Fuel Cannister swapping

1:51 p.m. on December 30, 2002 (EST)
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Chris Sanford had posted a question regarding swapping of fuel cannisters, to which I posted a reply, just before the site went down. This appears to be one of the small number of posts that did not get recovered. So here is what I remember of the answer I posted.

The short answer is that you can use any of the cannisters that fit the coupling of your stove. The specific stove that Chris asked about, IIRC, was the SnowPeak. This stove takes the "industry-standard threaded fitting". Other manufacturers making cartridges with this coupling include MSR, Markill (imported to this country by VauDe), Primus, Coleman (one of 4 or 5 different fitting systems made or imported by Coleman), and a few others, including some generic ones from SE Asia. These all have some mixture of butane with some small amount of isobutane and propane. There may be a few cartridges with only pure butane, but almost all have added propane and/or isobutane to help with the cold weather problem. MSR has a pure isobutane cartridge. All of these will work in any of the stoves having the standard threaded coupling at temperatures above 40 or 50F. Butane's vaporization temperature is around freezing, so pure butane's performance falls rapidly at cold temperatures and is unusable below freezing unless you use one of several methods of heating the cartridge. Isobutane has a vaporization temperature of 14F, so works much colder. Propane has a vaporization temperature of about -47F, so pure propane would work at just about any temperature. However, pure propane requires a much stronger container (hence much heavier) to hold enough gas to do much cooking or heating. Mixtures with propane work better than pure butane, but still have cold weather problems.

Camping Gaz (also called Bleuet, owned by Coleman) has a similar coupling on its 270 and 470 series cartridges, but unthreaded. Stoves using the threaded coupling will not mate with the Gaz cartridges, with the exception of the MSR Superfly. Gaz 100, 200, and 206 series cartridges are puncture-type and only can be used with Gaz stoves of the same series and some SE Asian copies. However, Markill makes an adapter for the 200 and 206 cartridges (and Asian versions of those) which attaches to the standard threaded coupling.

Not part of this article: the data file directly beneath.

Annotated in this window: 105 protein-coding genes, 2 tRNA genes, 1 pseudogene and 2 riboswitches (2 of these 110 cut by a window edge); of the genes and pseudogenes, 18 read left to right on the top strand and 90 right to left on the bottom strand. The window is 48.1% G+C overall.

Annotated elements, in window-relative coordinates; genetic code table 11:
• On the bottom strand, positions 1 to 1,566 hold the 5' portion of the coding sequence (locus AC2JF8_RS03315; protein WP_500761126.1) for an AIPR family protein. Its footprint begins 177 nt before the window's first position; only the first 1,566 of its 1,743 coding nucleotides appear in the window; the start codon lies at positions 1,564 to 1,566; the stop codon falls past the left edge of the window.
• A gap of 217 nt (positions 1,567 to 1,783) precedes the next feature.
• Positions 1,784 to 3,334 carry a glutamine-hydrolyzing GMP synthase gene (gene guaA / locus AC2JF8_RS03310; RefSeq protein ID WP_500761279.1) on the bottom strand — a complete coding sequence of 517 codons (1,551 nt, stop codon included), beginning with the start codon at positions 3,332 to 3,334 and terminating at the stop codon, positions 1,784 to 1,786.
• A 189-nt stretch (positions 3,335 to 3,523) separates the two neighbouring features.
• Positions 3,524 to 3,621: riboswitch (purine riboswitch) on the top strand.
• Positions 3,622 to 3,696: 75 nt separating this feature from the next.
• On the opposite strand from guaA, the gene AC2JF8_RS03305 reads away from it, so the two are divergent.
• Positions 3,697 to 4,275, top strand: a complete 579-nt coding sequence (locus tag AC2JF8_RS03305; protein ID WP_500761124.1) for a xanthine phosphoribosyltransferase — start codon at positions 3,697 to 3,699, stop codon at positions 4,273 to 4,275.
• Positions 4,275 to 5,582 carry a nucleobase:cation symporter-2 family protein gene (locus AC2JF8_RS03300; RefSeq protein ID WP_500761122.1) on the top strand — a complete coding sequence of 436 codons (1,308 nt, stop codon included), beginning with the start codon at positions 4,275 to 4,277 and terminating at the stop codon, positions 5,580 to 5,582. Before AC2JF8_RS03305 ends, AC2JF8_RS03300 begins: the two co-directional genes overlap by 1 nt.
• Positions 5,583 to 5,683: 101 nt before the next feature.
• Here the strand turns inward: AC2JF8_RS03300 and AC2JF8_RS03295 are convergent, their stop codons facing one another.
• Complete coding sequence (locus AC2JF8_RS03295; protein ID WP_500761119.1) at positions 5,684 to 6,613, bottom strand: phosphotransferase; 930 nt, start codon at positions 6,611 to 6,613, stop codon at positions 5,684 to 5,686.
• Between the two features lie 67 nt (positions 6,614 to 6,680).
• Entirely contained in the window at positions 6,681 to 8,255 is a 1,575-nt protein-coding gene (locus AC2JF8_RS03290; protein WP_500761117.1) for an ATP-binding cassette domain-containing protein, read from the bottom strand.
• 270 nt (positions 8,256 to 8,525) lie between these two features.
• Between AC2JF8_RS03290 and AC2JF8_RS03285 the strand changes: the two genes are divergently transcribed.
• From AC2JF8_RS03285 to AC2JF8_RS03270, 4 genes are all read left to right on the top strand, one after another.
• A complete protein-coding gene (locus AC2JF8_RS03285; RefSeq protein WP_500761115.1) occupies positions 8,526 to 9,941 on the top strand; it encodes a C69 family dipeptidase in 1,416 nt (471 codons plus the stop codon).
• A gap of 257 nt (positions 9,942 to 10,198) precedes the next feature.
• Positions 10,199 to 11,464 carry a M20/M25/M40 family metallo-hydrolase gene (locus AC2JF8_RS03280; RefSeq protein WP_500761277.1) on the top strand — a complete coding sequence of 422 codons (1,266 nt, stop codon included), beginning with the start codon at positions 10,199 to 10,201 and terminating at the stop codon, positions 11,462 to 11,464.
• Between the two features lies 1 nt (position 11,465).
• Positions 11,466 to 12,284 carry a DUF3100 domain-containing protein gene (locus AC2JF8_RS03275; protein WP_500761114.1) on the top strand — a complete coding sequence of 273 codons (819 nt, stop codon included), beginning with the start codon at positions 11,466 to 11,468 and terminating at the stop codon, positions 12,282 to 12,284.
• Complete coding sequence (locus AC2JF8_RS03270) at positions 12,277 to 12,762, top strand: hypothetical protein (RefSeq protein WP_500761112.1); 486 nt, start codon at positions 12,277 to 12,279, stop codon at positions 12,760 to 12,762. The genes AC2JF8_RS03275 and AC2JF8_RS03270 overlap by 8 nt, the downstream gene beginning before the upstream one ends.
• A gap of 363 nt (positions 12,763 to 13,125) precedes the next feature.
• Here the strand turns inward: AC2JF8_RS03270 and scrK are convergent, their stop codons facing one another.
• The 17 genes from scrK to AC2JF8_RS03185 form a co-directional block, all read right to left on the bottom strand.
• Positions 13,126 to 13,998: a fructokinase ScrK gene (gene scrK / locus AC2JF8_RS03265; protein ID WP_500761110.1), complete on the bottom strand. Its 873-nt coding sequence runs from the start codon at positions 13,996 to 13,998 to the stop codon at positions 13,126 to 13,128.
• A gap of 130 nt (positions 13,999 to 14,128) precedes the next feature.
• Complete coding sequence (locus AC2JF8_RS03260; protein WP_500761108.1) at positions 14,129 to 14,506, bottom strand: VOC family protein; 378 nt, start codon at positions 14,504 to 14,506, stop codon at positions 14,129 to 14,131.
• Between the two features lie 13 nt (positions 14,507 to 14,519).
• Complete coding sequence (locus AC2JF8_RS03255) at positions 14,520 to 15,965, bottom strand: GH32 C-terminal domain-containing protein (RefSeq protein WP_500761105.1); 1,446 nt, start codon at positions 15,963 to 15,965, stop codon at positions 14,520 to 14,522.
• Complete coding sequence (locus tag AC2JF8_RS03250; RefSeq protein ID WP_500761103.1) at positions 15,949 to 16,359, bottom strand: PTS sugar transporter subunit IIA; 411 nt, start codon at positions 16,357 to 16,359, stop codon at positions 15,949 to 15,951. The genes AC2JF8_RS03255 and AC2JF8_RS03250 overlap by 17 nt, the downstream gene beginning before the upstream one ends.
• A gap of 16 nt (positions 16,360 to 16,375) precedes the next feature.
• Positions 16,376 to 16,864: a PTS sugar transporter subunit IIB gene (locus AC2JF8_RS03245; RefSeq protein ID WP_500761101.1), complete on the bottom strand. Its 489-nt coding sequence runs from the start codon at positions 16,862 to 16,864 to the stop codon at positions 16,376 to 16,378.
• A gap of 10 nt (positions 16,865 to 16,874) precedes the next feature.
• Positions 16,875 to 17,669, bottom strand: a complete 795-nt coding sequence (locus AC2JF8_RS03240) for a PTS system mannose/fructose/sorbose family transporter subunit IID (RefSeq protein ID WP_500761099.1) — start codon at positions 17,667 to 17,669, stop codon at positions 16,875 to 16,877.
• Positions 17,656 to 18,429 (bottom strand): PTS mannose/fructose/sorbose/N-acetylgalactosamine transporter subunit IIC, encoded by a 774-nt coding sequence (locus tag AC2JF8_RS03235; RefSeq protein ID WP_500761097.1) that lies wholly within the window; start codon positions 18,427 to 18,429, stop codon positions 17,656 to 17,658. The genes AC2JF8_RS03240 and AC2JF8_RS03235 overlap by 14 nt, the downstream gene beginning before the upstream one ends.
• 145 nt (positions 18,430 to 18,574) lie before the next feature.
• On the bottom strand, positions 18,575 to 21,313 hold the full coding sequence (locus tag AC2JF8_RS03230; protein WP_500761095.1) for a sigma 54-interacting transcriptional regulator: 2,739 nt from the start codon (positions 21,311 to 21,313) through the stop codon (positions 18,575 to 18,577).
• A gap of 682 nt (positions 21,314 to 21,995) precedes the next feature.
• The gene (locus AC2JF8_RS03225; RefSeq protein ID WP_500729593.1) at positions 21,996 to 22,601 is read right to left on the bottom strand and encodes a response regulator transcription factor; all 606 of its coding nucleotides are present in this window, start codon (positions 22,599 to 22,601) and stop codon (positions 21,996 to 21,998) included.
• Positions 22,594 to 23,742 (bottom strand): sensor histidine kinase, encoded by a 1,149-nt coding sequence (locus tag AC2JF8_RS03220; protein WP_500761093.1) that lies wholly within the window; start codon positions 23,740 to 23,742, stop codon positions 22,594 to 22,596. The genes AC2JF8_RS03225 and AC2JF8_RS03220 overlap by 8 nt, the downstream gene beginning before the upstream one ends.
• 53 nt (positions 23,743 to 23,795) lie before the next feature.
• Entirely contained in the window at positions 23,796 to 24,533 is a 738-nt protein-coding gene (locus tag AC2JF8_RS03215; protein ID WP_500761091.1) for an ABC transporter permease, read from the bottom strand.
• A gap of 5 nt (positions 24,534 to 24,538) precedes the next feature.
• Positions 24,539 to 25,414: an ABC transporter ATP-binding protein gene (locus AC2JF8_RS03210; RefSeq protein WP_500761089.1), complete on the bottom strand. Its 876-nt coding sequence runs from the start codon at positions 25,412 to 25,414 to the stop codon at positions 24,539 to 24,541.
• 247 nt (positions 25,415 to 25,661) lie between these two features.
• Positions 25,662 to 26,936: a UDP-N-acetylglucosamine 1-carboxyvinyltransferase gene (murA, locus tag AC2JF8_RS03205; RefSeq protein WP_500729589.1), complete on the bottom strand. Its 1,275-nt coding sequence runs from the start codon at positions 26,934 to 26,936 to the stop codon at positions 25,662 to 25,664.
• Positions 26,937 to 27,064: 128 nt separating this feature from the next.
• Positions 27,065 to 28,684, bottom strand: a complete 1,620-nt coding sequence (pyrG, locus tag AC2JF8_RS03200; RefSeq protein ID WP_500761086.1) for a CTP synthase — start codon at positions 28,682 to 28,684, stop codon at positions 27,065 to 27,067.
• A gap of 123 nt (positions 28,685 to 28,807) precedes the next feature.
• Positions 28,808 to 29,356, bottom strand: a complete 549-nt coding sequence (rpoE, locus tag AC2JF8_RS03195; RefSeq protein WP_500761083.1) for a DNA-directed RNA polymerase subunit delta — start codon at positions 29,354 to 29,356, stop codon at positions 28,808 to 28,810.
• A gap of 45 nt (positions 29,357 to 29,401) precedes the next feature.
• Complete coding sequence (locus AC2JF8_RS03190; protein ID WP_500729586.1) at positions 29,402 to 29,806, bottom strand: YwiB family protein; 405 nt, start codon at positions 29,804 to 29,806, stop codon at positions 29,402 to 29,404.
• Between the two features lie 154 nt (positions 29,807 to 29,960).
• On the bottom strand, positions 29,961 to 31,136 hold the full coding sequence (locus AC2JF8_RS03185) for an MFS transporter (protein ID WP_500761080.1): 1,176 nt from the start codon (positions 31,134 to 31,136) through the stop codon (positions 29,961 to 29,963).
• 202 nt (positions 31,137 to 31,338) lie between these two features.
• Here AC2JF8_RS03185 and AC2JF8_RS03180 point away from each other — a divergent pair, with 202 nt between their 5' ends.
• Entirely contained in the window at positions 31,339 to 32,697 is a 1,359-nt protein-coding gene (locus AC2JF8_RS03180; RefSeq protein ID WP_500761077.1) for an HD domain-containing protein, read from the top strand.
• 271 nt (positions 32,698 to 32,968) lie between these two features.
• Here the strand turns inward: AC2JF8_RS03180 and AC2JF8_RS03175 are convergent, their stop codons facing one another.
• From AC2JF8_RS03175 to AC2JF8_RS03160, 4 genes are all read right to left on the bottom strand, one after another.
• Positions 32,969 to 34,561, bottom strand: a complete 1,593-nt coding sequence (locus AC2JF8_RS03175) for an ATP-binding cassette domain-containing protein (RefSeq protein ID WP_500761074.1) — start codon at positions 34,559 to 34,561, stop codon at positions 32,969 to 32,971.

Coleman also makes the Maxx series cartridges (for their "X" stoves, like the Xtreme and Xpedition). These have a special coupling to accomodate their interesting internal design. The internal fuel pickup of the Maxx cartridges swivels to stay in the liquid butane in the cartridge, which allows these stoves to be used at much lower temperatures than you might expect for butane mixes. I have seen them used at 5F, and have been told of usage at 0F.

10:56 a.m. on January 3, 2003 (EST)


MSR has a pure isobutane cartridge.

The MSR IsoPro canisters aren't pure Isobutane. They contain an 80% "isobutane" and 20% propane mix according to the MSR web site. The problem with "isobutane" (the Primus canisters also contain isobutane but less of it than the MSR containers) is that there's no way for us to know how much of the gas in the canister is _really_ isobutane (as opposed to n-butane, the difference is in the molecules, straight for n-butane and branched for isobutane) since the gas that is sold wholesale under the trade name "isobutane" could be anything from 51% and up of true isobutane. The rest of it could be common n-butane, or propane or a mix of the two.

And it seems like MSR aren't willing to stand by their claims that it's 80% _isobutane_ since the declaration of contents on the canisters in Europe simply says "butane/propane mixture", no mention of isobutane and no percentages.

May 23, 2018
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